Plasmas are often found in the center of stars – on Earth, the electrically charged gas mixtures are a rare occurrence, such as in lightning discharges or aurora borealis lights. However, you can provide some help with high heat or high electrical voltages. Fraunhofer researchers have produced cold plasmas and used them for the surface treatment of temperature-sensitive materials. In doing so, recesses or undercuts were no longer a problem, thanks to a new technology – the Disc Jet can reach everywhere.

  • Control 2017: Fraunhofer HHI presents digital 3D endoscopy and Terahertz sensing

    Endoscope room.

    Fraunhofer Heinrich Hertz Institute HHI presents new processes for digital 3D measuring technology and for the inspection below the surface as well as in the material inward at Control in Stuttgart, Germany, at booth 6302 in hall 6.

    Innovations for the digital society of the future are the focus of research and development work at the Fraunhofer Institute for Telecommunications, Heinrich Hertz Institute, HHI. In this area, Fraunhofer HHI is a world leader in the development for mobile and optical communication networks and systems as well as processing and coding of video signals.

  • DFG Funding: An Atom Trap for Water Dating

    Atom trap wherein 39Ar atoms are captured and detected. Florian Freundt, Institute of Environmental Physics, Heidelberg University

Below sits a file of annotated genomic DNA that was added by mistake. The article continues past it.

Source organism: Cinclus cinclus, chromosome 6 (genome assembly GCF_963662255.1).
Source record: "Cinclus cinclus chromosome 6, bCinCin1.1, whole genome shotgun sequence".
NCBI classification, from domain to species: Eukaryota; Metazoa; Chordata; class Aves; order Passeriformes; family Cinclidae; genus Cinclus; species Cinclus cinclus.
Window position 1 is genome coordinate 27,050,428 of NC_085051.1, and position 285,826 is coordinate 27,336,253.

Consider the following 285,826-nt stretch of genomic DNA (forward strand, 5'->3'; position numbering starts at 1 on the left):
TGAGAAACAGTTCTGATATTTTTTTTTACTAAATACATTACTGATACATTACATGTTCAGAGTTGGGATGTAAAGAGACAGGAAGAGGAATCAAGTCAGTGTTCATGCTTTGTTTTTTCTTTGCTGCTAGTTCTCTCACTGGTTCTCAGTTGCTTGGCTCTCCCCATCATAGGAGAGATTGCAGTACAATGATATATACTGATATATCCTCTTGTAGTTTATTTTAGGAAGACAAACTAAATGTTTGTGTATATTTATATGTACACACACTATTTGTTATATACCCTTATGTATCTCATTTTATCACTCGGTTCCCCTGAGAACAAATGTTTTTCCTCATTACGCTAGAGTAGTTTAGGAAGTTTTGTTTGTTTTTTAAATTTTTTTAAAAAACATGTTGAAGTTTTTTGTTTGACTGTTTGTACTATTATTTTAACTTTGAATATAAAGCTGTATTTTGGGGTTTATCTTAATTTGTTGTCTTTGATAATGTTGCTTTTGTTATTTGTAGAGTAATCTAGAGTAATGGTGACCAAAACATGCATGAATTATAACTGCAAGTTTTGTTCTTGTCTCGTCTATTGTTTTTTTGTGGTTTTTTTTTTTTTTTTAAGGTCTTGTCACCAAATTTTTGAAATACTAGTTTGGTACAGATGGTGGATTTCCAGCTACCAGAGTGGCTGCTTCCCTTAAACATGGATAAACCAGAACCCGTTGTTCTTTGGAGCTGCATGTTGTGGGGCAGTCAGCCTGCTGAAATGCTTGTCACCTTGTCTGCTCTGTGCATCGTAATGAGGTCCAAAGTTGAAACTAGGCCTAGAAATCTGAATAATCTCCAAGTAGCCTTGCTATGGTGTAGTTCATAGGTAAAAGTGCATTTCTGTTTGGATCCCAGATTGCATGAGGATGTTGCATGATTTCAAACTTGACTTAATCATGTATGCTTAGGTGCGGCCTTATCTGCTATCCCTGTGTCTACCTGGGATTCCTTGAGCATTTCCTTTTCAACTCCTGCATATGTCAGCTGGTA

A Heidelberg physics project funded by the German Research Foundation (DFG) will focus on a new type of dating method for use in the earth and environmental sciences. The research team will deploy a special radioactive isotope of the noble gas argon (Ar) for the purpose of water dating. This isotope is useful for determining age in the range of 50 to 1,000 years. Prof. Dr Markus Oberthaler of the Kirchhoff Institute for Physics and Prof. Dr Werner Aeschbach of the Institute of Environmental Physics of Heidelberg University will direct the three-year project.

  • Diamond Lenses Make Laser Optics Significantly Lighter

    Diamond optics are characterized by significantly greater heat conductivity and a higher refractive index while also having outstanding mechanical properties. © Fraunhofer ILT, Aachen / Volker Lannert.

    Diamonds are not only a girl's best friend, but synthetic diamonds are also attractive as a material for laser optics: thanks to their extremely high refractive index and excellent heat conduction, laser optics made with them are ten times lighter than conventional laser optics. Fiber lasers in the kW range could, thus, operate with greater flexibility. Three Fraunhofer institutes have optimized the production and processing of diamonds in recent years, and the first cutting system with diamond lenses is being tested.